The literature offers at least two methods to annotators for characterizing the pitch range of a prosodic phrase. One method is in terms of the distance between the F0 maximum of the phrase (HiF0) and the speaker's utterance-final pitch (LoF0). The other method is in terms of the distance between pitch peaks and pitch valleys in the prosodic phrase. In this paper we address two questions. The first question concerns the reliability of the different methods. Five experienced phoneticians applied both methods on a set of forty utterances taken from read aloud text. We found that reliability was higher for HiF0 than for distances between pitch peaks and valleys. The second question is whether variation that is not captured by the first approach does actually occur in pitch contours. The results suggests that the HiF0 approach captures all the variation relevant to measuring pitch range that occurs in our small corpus. We conclude that the HiF0 method is methodologically more adequate, and at the same time sufficiently powerful to represent pitch range variation adequately for read aloud text.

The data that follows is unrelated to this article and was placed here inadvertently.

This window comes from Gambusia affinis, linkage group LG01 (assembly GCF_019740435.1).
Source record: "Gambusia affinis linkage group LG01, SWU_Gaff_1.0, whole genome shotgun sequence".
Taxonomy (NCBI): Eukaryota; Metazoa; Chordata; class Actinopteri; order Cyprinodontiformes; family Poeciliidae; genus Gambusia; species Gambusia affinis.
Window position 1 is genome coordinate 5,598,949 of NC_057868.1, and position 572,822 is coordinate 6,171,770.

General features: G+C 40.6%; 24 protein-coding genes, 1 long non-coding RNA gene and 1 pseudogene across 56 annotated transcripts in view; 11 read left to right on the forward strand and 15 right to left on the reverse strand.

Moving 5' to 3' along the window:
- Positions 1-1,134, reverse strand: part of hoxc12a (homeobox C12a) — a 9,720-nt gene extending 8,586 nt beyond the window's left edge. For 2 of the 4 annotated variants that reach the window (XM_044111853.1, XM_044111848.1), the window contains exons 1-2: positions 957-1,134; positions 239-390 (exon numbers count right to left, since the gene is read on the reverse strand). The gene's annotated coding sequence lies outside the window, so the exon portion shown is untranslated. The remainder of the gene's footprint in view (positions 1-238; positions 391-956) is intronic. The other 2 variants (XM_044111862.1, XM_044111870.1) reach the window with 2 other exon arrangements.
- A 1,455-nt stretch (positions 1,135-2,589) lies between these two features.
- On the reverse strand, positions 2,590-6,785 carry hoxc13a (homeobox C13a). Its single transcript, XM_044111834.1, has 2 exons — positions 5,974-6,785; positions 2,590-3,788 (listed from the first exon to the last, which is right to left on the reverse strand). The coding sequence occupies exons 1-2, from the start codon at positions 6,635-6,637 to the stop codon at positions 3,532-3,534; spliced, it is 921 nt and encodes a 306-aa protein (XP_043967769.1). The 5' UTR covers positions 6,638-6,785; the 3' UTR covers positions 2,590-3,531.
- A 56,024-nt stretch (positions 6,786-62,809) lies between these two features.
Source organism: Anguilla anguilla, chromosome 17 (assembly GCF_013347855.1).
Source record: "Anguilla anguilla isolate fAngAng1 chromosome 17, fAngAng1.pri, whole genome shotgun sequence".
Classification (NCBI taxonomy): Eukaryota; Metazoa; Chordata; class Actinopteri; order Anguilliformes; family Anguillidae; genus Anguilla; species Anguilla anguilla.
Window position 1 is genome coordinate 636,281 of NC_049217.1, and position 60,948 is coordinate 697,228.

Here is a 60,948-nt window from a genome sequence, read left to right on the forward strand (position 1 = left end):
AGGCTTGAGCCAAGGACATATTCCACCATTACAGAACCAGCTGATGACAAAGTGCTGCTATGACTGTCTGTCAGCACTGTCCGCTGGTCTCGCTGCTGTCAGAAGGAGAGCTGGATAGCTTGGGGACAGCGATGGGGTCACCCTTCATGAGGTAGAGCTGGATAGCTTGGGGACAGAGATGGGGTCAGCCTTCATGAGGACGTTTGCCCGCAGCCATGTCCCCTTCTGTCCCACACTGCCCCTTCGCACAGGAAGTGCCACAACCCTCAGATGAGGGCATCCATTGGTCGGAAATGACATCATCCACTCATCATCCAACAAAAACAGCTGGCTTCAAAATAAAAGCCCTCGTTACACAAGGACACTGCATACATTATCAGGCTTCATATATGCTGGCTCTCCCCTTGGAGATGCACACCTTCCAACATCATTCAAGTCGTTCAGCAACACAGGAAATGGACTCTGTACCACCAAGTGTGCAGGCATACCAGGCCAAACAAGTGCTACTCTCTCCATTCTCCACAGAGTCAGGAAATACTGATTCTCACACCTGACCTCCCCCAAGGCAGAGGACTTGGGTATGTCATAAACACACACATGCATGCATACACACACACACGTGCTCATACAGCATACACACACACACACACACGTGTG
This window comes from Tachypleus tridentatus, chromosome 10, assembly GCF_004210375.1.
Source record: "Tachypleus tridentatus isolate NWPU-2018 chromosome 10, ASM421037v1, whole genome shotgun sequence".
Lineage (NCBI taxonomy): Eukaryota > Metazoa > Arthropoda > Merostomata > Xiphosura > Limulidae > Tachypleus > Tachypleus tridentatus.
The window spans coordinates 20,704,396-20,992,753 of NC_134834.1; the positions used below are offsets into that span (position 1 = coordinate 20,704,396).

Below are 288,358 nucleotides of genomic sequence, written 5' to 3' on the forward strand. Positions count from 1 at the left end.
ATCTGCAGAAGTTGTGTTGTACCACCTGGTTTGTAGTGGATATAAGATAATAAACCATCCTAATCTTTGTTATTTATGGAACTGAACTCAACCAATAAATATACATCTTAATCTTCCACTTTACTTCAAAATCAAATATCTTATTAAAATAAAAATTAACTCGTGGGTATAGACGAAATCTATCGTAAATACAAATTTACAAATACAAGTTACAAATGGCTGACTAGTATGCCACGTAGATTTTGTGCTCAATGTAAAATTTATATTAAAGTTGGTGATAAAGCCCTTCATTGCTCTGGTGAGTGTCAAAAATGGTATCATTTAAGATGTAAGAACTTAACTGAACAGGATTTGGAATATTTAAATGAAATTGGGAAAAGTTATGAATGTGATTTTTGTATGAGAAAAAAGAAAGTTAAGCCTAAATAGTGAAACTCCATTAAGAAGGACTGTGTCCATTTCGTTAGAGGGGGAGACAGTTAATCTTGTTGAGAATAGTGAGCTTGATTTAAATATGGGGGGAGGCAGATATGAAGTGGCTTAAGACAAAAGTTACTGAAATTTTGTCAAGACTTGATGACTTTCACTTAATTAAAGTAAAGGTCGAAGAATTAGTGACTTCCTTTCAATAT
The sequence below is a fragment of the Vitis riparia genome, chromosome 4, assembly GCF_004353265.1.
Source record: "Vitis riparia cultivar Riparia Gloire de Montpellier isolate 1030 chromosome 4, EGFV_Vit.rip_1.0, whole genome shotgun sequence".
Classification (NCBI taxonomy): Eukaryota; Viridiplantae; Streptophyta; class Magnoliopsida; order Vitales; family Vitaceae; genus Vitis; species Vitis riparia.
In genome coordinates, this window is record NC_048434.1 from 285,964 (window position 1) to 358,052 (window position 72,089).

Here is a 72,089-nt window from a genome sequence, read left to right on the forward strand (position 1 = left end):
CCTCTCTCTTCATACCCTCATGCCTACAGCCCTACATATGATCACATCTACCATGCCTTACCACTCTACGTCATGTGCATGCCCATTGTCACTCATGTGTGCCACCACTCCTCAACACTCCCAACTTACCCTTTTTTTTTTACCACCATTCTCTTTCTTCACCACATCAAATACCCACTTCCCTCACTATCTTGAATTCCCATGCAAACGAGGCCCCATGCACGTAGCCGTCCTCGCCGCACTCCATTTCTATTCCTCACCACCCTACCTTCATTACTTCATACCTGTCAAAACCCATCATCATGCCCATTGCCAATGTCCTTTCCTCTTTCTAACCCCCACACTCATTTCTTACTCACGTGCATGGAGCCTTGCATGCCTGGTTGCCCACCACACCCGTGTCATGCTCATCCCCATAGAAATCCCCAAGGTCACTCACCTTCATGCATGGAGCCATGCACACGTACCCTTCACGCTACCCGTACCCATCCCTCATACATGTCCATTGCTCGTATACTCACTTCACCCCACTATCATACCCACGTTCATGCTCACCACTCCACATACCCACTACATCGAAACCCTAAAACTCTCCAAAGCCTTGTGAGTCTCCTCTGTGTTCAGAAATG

|Title of host publication||Proceedings of the 7th European Conference on Speech Communication and Technology|
|Editors||P. Dalsgaard, B. Lindberg, H. Benner, Z.-H. Tan|
|Number of pages||4|
|Publication status||Published - 2001|
den Ouden, H., & Terken, J. M. B. (2001). Measuring Pitch Range. In P. Dalsgaard, B. Lindberg, H. Benner, & Z-H. Tan (Eds.), Proceedings of the 7th European Conference on Speech Communication and Technology (pp. 91-94). Unknown Publisher.